Sunday, September 12, 2010

Sverigedemokraterna - more important than the suburbs?

Sweden is head­ing to­wards elec­tions, and a few minutes ago I watched the tow main con­tendands for the prime min­is­ter post, the socialist Mona Sahlin and the right wing Fredrik Reinfeldt de­bate our coun­try's fu­ture. It was a nice de­bate, where the journ­al­ist brought up a num­ber of in­ter­est­ing sub­jects. Half an hour in­to the pro­gram, she raised the top­ic of the situ­ation in the poorest Swedish sub­urbs.

While the situ­ation in Sweden is prob­ably bet­ter than in many oth­er coun­tries, we do have our share of in­teg­ra­tion prob­lems. The pop­u­la­tion in these areas are al­most ex­clus­ively non-Swedish, and the un­em­ploy­ment is stag­ger­ing - around 50 %. That said, you should not be­lieve what for­eign me­dia write about these areas - they do gen­er­ate some or­gan­ized crime, but are not a hot-bed for re­li­gious fan­at­ism and hatred.

Background Info

a Swedish right wing pop­u­list party very sim­il­ar to Le Pen's party in France
Mona Sahlin
Leader of the Swedish socialistic party Socialdemokraterna, currently in opposition
Fredrik Reinfeldt
Leader of the Swedish right wing party Moderaterna, currently in government

This is a so­cial is­sue that does de­serve some at­ten­tion. It is a prob­lem that has grown since the 70's, un­der both left- and right wing gov­ern­ments. A his­tory of small pro­gresses are im­press­ively non-ef­fi­cient in chan­ging fun­da­ment­al struc­tures.

What are our lead­ers plan­ning to do dur­ing the com­ing four years to ameli­or­ate this situ­ation? I still don't know. After con­fess­ing that the prob­lem ex­ist, both politi­cians, aided by the journ­al­ist, turned to the ques­tion that really cap­tured their ima­gin­a­tion - what hap­pens if Sverige­demokraterna, a Swedish right wing pop­u­list party very sim­il­ar to Le Pen's party in France, enters the par­lia­ment? Both parties prom­ised not to co­oper­ate with Sverige­demokraterna un­der any cir­cum­stance (we'll see about that), and our prime min­is­ter em­phas­ised that those who love Sweden vote for him, not for Sverige­demokraterna.

I share their dis­gust for a party with deep roots in neo-­nazism, a party that builds its polit­ics on pre­ju­dices and that is gen­er­ally ir­re­spons­ible. But I think that Sahlin's and Reinfeldt's at­ti­tude is both ar­rog­ant and be­ne­fi­cial to Sverige­demokraterna.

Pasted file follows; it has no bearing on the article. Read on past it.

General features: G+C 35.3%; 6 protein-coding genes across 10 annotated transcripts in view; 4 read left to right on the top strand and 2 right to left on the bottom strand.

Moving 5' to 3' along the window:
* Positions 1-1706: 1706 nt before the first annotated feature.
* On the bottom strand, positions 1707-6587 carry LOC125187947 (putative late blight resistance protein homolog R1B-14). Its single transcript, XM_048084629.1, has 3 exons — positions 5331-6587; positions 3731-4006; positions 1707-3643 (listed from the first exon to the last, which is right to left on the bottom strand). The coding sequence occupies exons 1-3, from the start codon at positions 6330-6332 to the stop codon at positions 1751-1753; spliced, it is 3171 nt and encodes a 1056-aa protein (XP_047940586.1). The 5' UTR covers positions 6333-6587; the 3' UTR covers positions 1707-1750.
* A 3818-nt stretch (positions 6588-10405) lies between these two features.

It is ar­rog­ant, be­cause it neg­lects the fact that Sweden has a real prob­lem with in­teg­ra­tion. People in Rosengård live un­der cir­cum­stances that no Swedishg cit­izen should live un­der, and politi­cians should be work­ing day and night to change that. Es­pe­cially Mona Sahlin - she has wathed a new and ugly of class di­vi­sion grow, and as a politi­cian of the left she has a mor­al ob­lig­a­tion to see this as very im­port­ant. More im­port­ant than win­ning the almighty middle class vote.

The people who vote for Sverige­demokraterna also have a num­ber of real prob­lems that should be ad­ressed. These are people that are wor­ried about their se­cur­ity, people who feel neg­lected and beth­rod­ded. Vot­ing for Sverige­demokraterna is a way of re­belling, and a search for re­cog­ni­tion. It is not a search for ef­fi­cient and re­spons­ible polit­ics.

The fact that Sverige­demokraterna might take seats in the par­lia­ment is of minorl in­terst com­pared to this. Sverige­demokraterna are bas­tards, but they are not a men­ace to so­ci­ety - they are rather an in­dic­a­tion on what is wrong. If we could find the cour­age to dis­cuss the real is­sues in our so­ci­ety, I am sure that Sverige­demokraterna would very quickly be­come very ir­rel­ev­ant. They ba­sic­ally ecx­ist in the va­cu­um that should be filled by a mod­ern left wing.

Un­for­tu­nately I can't help think­ing that today's de­bate is a nice ex­ample of how the Swedish de­beate can some­times be provini­cial. Parties like Sverige­demokraterna ex­ist in vir­tu­ally every European coun­try, but for the Swedish polit­ic­al class it has been a point of hon­our that our par­lia­ment has been free of them. What Reinfeldt and Sahlin seem to fear most of all is not a polit­ic­al real­ity, but the scan­dal, and a stained repu­ta­tion. The de­sire to be something bet­ter than the rest of the world is much stronger than the con­vic­tion that the same forces that are shap­ing Europe are shap­ing also us.

Moreover, I think few voters are moved by Reinfeldt's words, that those who love Sweden vote for him. Per­son­ally I felt sick, and as I wrote above, I don't think that the Sverige­demokraterna voters care very much about re­spons­ible politi­cians. Sverige­demokraterna them­selves do not need neither his, nor Sahlin's love. What they need is to be des­pised by the es­tab­lished politi­cians so that they can cre­ate an im­age where there is an elite that do whatever they can to keep the strugglling minor­ity out in the cold. Any­one who watched today's de­bate will have ex­actly that im­pres­sion, and as a mat­ter of fact I think it is true.

I can't blame Sahlin and Reinfeldt from try­ing to keep ra­cists out in the cold, and I am con­vinced by their anti-ra­cism. But I do blame them for giv­ing Sverige­demokraterna what they want, and for not tak­ing in­con­veni­ent is­sues about so­cial in­equal­it­ies ser­i­ously. The people in Rosen­gård de­serve that we dis­cuss their situ­ation. But maybe this is a sign of how ra­cially se­greg­ated Sweden ac­tu­ally is... for the Swedes, Sverige­demokraterna is much more in­ter­est­ing than life in Rosen­gård.

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